Nigeria's New President Could Finally Bring Peace

After a highly contested election, Africa's biggest democracy now has a new leader. But who is Muhammadu Buhari, Nigeria's new president? The 72-year-old former military general is no stranger to being at the helm of the African country, having briefly been in charge decades ago. As the first opposition candidate to defeat an incumbent leader during elections in Nigeria, Buhari says things will be different this time around.

Buhari has a lengthy military career spanning decades of turbulent times in Nigeria. In 1961, Buhari joined the Nigerian Army, and over the years, he rose in rank as well as took on political roles such as governor of the country's northeastern region and federal commissioner for petroleum and natural resources. Buhari successfully helped lead a military coup on Dec. 31, 1983 to overthrow the democratic government of President Shehu Shagari.

For 20 months, Buhari was Nigeria's head of state, and was often described one of the country's toughest military rulers. Some say he oversaw a number of human rights violations, such as the public execution of young drug dealers, jailing of journalists, and expulsion of thousands of immigrants. According to The New York Times, Buhari arrested 475 politicians and businessmen on corruption charges, imprisoning many for life. But in the same way Buhari put himself in power, he was ousted in a military coup in August 1985.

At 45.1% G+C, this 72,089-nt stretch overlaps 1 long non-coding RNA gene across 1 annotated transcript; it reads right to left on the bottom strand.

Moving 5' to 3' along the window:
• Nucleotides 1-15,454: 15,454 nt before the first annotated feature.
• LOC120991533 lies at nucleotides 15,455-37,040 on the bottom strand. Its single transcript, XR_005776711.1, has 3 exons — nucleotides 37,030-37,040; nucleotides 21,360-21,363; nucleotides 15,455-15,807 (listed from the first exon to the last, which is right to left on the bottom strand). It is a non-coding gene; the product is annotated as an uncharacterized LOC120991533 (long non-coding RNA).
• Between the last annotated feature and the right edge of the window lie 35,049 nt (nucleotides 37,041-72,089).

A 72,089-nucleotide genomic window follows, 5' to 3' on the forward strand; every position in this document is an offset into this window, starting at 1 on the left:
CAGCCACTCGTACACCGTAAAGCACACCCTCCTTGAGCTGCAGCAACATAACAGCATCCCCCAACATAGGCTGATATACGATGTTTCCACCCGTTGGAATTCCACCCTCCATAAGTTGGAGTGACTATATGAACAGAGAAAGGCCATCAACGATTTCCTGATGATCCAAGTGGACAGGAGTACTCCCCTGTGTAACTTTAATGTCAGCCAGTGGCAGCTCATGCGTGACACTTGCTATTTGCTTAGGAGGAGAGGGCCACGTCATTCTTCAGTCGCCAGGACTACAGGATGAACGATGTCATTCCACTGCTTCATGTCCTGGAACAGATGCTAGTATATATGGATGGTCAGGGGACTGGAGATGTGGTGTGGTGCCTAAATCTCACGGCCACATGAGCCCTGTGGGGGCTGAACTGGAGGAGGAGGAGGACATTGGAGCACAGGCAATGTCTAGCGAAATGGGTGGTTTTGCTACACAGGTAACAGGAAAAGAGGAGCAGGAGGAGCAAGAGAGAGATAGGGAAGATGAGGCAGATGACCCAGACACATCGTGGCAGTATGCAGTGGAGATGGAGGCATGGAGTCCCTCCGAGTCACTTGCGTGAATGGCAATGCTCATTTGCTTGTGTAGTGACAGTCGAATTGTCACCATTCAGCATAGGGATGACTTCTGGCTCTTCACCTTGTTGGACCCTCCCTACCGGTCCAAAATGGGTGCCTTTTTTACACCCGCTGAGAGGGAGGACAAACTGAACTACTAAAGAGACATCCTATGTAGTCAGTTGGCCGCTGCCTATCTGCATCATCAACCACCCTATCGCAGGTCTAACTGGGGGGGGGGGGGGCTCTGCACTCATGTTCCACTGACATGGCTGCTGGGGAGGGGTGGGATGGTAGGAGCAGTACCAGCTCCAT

His military experience, however, is now welcomed with much fanfare in present-day Nigeria. For five years, the country has been war-stricken from actions made by extremist group Boko Haram. The militants are accused of killing 1,000 civilians since January, according to Human Rights Watch. Buhari unsuccessfully ran for president in the last three elections — the most recent in 2011 had him actually lose out to Jonathan — but the front-and-center threat from Boko Haram helped boost Buhari's platform of promised security. Buhari has said he is the man to beat the militant group.

Campaigning under the word "change" — the same slogan that once proved successful for President Obama — the "born-again" democrat defeated Jonathan 15.4 million votes to 13.3 million. After Jonathan conceded his defeat by phone, Buhari praised the former leader, perhaps a sign that true democracy and peaceful times are indeed in Nigeria's future.

President Jonathan was a worthy opponent and I extend the hand of fellowship to him. ... We have proven to the world that we are people who have embraced democracy. We have put one-party state behind us.

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